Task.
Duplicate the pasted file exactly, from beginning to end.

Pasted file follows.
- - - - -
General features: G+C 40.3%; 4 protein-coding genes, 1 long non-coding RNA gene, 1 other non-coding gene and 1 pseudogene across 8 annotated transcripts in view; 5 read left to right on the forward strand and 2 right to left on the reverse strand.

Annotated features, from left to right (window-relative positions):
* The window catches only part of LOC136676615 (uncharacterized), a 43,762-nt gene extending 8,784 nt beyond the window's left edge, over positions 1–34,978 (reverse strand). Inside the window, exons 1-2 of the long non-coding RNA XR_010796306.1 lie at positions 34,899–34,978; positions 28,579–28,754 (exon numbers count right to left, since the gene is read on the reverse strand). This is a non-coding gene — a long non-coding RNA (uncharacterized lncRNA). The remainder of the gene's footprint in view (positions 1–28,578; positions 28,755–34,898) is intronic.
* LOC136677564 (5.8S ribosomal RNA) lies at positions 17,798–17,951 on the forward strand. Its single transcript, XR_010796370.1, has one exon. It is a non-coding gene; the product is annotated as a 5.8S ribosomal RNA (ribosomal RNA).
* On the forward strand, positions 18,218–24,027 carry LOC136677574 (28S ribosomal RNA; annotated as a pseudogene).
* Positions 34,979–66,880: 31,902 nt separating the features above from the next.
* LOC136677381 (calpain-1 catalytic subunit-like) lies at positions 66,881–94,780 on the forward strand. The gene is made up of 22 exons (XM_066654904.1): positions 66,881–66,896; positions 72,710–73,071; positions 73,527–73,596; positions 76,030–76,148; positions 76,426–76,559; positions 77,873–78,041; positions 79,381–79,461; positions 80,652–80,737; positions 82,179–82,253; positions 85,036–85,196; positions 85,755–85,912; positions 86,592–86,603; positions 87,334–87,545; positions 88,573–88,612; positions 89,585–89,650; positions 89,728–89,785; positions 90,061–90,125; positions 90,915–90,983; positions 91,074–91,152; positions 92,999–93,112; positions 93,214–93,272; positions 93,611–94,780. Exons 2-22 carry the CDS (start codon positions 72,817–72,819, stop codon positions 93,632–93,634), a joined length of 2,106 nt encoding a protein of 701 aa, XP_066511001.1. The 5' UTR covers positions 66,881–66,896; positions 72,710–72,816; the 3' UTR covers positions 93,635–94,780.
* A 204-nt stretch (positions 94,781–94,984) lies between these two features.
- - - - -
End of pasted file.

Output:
General features: G+C 40.3%; 4 protein-coding genes, 1 long non-coding RNA gene, 1 other non-coding gene and 1 pseudogene across 8 annotated transcripts in view; 5 read left to right on the forward strand and 2 right to left on the reverse strand.

Annotated features, from left to right (window-relative positions):
* The window catches only part of LOC136676615 (uncharacterized), a 43,762-nt gene extending 8,784 nt beyond the window's left edge, over positions 1–34,978 (reverse strand). Inside the window, exons 1-2 of the long non-coding RNA XR_010796306.1 lie at positions 34,899–34,978; positions 28,579–28,754 (exon numbers count right to left, since the gene is read on the reverse strand). This is a non-coding gene — a long non-coding RNA (uncharacterized lncRNA). The remainder of the gene's footprint in view (positions 1–28,578; positions 28,755–34,898) is intronic.
* LOC136677564 (5.8S ribosomal RNA) lies at positions 17,798–17,951 on the forward strand. Its single transcript, XR_010796370.1, has one exon. It is a non-coding gene; the product is annotated as a 5.8S ribosomal RNA (ribosomal RNA).
* On the forward strand, positions 18,218–24,027 carry LOC136677574 (28S ribosomal RNA; annotated as a pseudogene).
* Positions 34,979–66,880: 31,902 nt separating the features above from the next.
* LOC136677381 (calpain-1 catalytic subunit-like) lies at positions 66,881–94,780 on the forward strand. The gene is made up of 22 exons (XM_066654904.1): positions 66,881–66,896; positions 72,710–73,071; positions 73,527–73,596; positions 76,030–76,148; positions 76,426–76,559; positions 77,873–78,041; positions 79,381–79,461; positions 80,652–80,737; positions 82,179–82,253; positions 85,036–85,196; positions 85,755–85,912; positions 86,592–86,603; positions 87,334–87,545; positions 88,573–88,612; positions 89,585–89,650; positions 89,728–89,785; positions 90,061–90,125; positions 90,915–90,983; positions 91,074–91,152; positions 92,999–93,112; positions 93,214–93,272; positions 93,611–94,780. Exons 2-22 carry the CDS (start codon positions 72,817–72,819, stop codon positions 93,632–93,634), a joined length of 2,106 nt encoding a protein of 701 aa, XP_066511001.1. The 5' UTR covers positions 66,881–66,896; positions 72,710–72,816; the 3' UTR covers positions 93,635–94,780.
* A 204-nt stretch (positions 94,781–94,984) lies between these two features.